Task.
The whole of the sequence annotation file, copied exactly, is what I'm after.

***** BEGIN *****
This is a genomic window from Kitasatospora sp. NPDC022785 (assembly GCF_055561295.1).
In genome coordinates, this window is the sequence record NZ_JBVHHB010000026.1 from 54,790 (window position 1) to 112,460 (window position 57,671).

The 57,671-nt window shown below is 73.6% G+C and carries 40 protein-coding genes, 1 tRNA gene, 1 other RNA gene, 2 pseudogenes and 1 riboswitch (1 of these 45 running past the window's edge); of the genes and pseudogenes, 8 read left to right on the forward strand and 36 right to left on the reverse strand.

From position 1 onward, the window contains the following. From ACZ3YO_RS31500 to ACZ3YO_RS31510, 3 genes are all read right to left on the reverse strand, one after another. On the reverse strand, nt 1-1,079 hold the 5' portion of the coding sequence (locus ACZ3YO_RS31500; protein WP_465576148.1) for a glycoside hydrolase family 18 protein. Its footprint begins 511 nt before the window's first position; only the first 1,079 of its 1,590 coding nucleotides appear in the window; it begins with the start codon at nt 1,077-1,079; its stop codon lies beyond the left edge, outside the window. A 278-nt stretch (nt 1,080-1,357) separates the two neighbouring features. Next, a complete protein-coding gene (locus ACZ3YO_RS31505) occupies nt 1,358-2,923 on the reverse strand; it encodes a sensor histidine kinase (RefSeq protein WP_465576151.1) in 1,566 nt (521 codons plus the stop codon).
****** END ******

This is a genomic window from Kitasatospora sp. NPDC022785 (assembly GCF_055561295.1).
In genome coordinates, this window is the sequence record NZ_JBVHHB010000026.1 from 54,790 (window position 1) to 112,460 (window position 57,671).

The 57,671-nt window shown below is 73.6% G+C and carries 40 protein-coding genes, 1 tRNA gene, 1 other RNA gene, 2 pseudogenes and 1 riboswitch (1 of these 45 running past the window's edge); of the genes and pseudogenes, 8 read left to right on the forward strand and 36 right to left on the reverse strand.

From position 1 onward, the window contains the following. From ACZ3YO_RS31500 to ACZ3YO_RS31510, 3 genes are all read right to left on the reverse strand, one after another. On the reverse strand, nt 1-1,079 hold the 5' portion of the coding sequence (locus ACZ3YO_RS31500; protein WP_465576148.1) for a glycoside hydrolase family 18 protein. Its footprint begins 511 nt before the window's first position; only the first 1,079 of its 1,590 coding nucleotides appear in the window; it begins with the start codon at nt 1,077-1,079; its stop codon lies beyond the left edge, outside the window. A 278-nt stretch (nt 1,080-1,357) separates the two neighbouring features. Next, a complete protein-coding gene (locus ACZ3YO_RS31505) occupies nt 1,358-2,923 on the reverse strand; it encodes a sensor histidine kinase (RefSeq protein WP_465576151.1) in 1,566 nt (521 codons plus the stop codon).